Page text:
The president of the world’s largest pork producer pledged Tuesday that the American company’s $4.7 billion takeover by a Chinese firm would boost the U.S. economy without threatening food safety or national security.
“There will be no noticeable impact on how we do business,” Smithfield Foods President and CEO Larry Pope said. “Except we plan to do more of it.”
In the weeks since the Virginia-based company announced the proposed acquisition by Shuanghui International, the deal has come under intense scrutiny by lawmakers, policy experts and scholars.
Wednesday’s hearing brought warnings of dire long-term consequences from members of the panel and witnesses, who argued that China would never allow an American acquisition of a Chinese company on such a large scale.
“They can buy our companies, but we can’t buy their companies,” said Daniel Slane, commissioner of the U.S.-China Economic and Security Review Commission at the U.S. Chamber of Commerce. “Their endgame is to dominate our markets.”
Slane and several members of the panel questioned the extent to which the Chinese government is involved with the blockbuster deal.
“It’s important to understand that the Chinese government is behind China’s global economic expansion,” Slane said.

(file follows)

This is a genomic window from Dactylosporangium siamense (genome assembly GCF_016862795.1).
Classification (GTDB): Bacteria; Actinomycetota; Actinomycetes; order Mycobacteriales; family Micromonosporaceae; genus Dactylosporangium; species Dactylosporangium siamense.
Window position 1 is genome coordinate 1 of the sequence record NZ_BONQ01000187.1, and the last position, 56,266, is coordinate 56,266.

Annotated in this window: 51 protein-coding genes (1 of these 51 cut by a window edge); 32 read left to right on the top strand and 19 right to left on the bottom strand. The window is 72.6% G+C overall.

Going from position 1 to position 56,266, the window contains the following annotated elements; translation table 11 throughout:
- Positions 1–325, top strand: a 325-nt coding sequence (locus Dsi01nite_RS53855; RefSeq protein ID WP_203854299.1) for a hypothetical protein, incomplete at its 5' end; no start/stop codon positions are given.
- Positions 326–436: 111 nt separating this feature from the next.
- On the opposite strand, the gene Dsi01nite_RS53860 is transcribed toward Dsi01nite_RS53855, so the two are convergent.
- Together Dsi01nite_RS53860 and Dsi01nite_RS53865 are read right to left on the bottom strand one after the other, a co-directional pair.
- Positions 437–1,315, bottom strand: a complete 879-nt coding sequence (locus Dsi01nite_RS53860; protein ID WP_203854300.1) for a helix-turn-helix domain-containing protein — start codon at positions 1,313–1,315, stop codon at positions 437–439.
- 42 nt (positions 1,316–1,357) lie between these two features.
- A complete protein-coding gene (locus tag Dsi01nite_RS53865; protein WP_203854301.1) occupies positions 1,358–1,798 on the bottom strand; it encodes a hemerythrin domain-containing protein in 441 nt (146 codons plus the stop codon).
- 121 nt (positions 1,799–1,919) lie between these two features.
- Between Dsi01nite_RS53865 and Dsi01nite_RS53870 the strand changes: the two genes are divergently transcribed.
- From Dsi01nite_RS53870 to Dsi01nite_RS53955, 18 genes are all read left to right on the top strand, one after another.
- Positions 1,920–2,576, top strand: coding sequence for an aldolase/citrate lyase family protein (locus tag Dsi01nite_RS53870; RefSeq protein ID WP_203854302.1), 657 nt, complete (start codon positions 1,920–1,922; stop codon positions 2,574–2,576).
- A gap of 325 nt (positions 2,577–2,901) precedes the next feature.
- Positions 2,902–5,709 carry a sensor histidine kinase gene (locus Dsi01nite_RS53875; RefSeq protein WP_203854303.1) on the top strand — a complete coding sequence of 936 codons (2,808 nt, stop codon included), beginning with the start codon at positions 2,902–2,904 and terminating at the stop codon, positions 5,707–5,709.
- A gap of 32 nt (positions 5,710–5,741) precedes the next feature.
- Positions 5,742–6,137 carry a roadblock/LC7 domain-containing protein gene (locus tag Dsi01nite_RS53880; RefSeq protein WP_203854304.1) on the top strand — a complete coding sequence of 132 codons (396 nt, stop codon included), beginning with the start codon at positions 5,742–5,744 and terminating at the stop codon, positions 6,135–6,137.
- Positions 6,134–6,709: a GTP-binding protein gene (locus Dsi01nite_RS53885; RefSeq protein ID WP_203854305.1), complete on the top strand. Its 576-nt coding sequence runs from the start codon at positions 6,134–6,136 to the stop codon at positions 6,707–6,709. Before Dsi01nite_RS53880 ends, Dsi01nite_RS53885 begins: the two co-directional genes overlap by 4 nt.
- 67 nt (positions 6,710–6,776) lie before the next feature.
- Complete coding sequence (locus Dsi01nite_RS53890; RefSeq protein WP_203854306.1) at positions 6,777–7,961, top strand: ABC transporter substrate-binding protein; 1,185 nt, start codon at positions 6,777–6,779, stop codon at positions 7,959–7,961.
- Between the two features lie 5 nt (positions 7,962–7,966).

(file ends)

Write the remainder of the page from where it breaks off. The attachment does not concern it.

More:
The testimony prompted Sen. Pat Roberts (R-Kan.) to ask, apparently to Pope in jest, “Were you aware that you were the victim of a Chinese communist plot?”
Pope defended the deal, saying it would increase American exports overseas and add jobs with the planned expansion of the Smithfield operations currently in place.
But Usha Haley, director of the Robbins Center for Global Business and Strategy at West Virginia University, said those short-term benefits are outweighed by potential long-term costs — including a possible threat to American food safety.
In 2011, it was revealed that some Shuanghui products contained a hazardous and banned chemical used to make meat leaner. The case was just one part of an ongoing scandal involving tainted or fake Chinese meat.
“This deal will affect food safety,” Haley said.
The panel’s chairman, Sen. Debbie Stabenow (D-Mich.), and other members of the committee have appealed to the Committee on Foreign Investment in the United States (CFIUS) to examine the deal closely.
The interagency committee, led by Treasury Secretary Jacob Lew, is charged with determining whether purchases of U.S. businesses by foreign interests could threaten national security.
In particular, the lawmakers have urged the CFIUS to include officials from the Food and Drug Administration and the U.S. Department of Agriculture in the decision to block or allow the acquisition.
“I firmly believe that economic security is part of our national security, and that it should be considered when our government reviews foreign investment into the United States,” Stabenow said.
Immediately after the hearing, members of the committee were ushered into a closed-door briefing with Treasury Department officials to discuss the CFIUS process.